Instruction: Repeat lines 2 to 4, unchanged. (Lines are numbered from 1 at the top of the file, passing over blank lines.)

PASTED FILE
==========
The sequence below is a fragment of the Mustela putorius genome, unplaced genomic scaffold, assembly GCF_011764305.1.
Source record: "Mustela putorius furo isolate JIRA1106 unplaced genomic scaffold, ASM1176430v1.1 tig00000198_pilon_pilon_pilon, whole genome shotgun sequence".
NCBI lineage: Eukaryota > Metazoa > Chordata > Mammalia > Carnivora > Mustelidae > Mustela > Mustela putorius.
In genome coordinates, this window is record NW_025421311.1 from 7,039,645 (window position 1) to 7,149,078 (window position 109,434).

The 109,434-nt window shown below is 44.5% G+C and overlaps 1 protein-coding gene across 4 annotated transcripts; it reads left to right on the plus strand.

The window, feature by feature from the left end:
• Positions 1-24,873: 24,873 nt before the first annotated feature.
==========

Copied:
Source record: "Mustela putorius furo isolate JIRA1106 unplaced genomic scaffold, ASM1176430v1.1 tig00000198_pilon_pilon_pilon, whole genome shotgun sequence".
NCBI lineage: Eukaryota > Metazoa > Chordata > Mammalia > Carnivora > Mustelidae > Mustela > Mustela putorius.
In genome coordinates, this window is record NW_025421311.1 from 7,039,645 (window position 1) to 7,149,078 (window position 109,434).